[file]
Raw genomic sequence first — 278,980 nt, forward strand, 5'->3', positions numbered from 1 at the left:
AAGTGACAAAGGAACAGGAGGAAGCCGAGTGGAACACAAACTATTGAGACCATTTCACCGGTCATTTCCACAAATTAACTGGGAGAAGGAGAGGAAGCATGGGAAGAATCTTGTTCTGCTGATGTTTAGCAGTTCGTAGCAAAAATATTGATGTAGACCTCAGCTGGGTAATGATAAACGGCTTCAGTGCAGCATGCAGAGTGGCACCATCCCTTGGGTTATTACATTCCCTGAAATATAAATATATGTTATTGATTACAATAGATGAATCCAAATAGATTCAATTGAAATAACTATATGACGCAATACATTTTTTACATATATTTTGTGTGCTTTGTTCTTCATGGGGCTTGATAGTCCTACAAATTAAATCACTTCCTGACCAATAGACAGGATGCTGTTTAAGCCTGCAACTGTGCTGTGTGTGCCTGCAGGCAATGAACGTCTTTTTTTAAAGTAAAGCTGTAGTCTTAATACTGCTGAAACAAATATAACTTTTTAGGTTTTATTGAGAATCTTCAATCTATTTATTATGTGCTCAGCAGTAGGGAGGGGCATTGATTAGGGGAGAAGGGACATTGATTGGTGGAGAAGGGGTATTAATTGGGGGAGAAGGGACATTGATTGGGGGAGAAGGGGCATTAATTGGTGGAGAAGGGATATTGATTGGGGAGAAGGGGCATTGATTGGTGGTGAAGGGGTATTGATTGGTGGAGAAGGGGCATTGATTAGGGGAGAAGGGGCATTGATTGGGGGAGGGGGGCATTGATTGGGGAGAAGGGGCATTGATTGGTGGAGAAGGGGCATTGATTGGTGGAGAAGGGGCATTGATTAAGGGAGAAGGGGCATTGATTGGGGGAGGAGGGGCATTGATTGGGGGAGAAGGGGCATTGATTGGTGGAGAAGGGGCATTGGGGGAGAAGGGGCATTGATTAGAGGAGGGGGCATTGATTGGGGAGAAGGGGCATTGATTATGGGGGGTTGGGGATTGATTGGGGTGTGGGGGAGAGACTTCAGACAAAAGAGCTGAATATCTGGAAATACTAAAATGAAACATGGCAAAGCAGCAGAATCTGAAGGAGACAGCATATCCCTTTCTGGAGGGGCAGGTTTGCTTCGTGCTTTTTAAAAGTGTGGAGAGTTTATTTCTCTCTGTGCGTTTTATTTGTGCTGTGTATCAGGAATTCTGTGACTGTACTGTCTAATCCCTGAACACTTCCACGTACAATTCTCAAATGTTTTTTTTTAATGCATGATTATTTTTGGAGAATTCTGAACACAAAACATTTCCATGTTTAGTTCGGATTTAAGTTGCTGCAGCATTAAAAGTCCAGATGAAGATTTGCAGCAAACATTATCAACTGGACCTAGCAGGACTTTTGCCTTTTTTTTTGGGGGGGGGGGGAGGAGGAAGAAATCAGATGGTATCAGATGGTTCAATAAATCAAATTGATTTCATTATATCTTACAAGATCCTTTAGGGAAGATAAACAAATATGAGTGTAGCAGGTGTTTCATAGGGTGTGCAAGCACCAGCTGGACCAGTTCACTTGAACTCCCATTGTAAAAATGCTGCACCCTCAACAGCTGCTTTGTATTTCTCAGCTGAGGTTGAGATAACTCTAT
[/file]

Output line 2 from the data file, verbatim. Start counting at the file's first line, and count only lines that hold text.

AAGTGACAAAGGAACAGGAGGAAGCCGAGTGGAACACAAACTATTGAGACCATTTCACCGGTCATTTCCACAAATTAACTGGGAGAAGGAGAGGAAGCATGGGAAGAATCTTGTTCTGCTGATGTTTAGCAGTTCGTAGCAAAAATATTGATGTAGACCTCAGCTGGGTAATGATAAACGGCTTCAGTGCAGCATGCAGAGTGGCACCATCCCTTGGGTTATTACATTCCCTGAAATATAAATATATGTTATTGATTACAATAGATGAATCCAAATAGATTCAATTGAAATAACTATATGACGCAATACATTTTTTACATATATTTTGTGTGCTTTGTTCTTCATGGGGCTTGATAGTCCTACAAATTAAATCACTTCCTGACCAATAGACAGGATGCTGTTTAAGCCTGCAACTGTGCTGTGTGTGCCTGCAGGCAATGAACGTCTTTTTTTAAAGTAAAGCTGTAGTCTTAATACTGCTGAAACAAATATAACTTTTTAGGTTTTATTGAGAATCTTCAATCTATTTATTATGTGCTCAGCAGTAGGGAGGGGCATTGATTAGGGGAGAAGGGACATTGATTGGTGGAGAAGGGGTATTAATTGGGGGAGAAGGGACATTGATTGGGGGAGAAGGGGCATTAATTGGTGGAGAAGGGATATTGATTGGGGAGAAGGGGCATTGATTGGTGGTGAAGGGGTATTGATTGGTGGAGAAGGGGCATTGATTAGGGGAGAAGGGGCATTGATTGGGGGAGGGGGGCATTGATTGGGGAGAAGGGGCATTGATTGGTGGAGAAGGGGCATTGATTGGTGGAGAAGGGGCATTGATTAAGGGAGAAGGGGCATTGATTGGGGGAGGAGGGGCATTGATTGGGGGAGAAGGGGCATTGATTGGTGGAGAAGGGGCATTGGGGGAGAAGGGGCATTGATTAGAGGAGGGGGCATTGATTGGGGAGAAGGGGCATTGATTATGGGGGGTTGGGGATTGATTGGGGTGTGGGGGAGAGACTTCAGACAAAAGAGCTGAATATCTGGAAATACTAAAATGAAACATGGCAAAGCAGCAGAATCTGAAGGAGACAGCATATCCCTTTCTGGAGGGGCAGGTTTGCTTCGTGCTTTTTAAAAGTGTGGAGAGTTTATTTCTCTCTGTGCGTTTTATTTGTGCTGTGTATCAGGAATTCTGTGACTGTACTGTCTAATCCCTGAACACTTCCACGTACAATTCTCAAATGTTTTTTTTTAATGCATGATTATTTTTGGAGAATTCTGAACACAAAACATTTCCATGTTTAGTTCGGATTTAAGTTGCTGCAGCATTAAAAGTCCAGATGAAGATTTGCAGCAAACATTATCAACTGGACCTAGCAGGACTTTTGCCTTTTTTTTTGGGGGGGGGGGGAGGAGGAAGAAATCAGATGGTATCAGATGGTTCAATAAATCAAATTGATTTCATTATATCTTACAAGATCCTTTAGGGAAGATAAACAAATATGAGTGTAGCAGGTGTTTCATAGGGTGTGCAAGCACCAGCTGGACCAGTTCACTTGAACTCCCATTGTAAAAATGCTGCACCCTCAACAGCTGCTTTGTATTTCTCAGCTGAGGTTGAGATAACTCTAT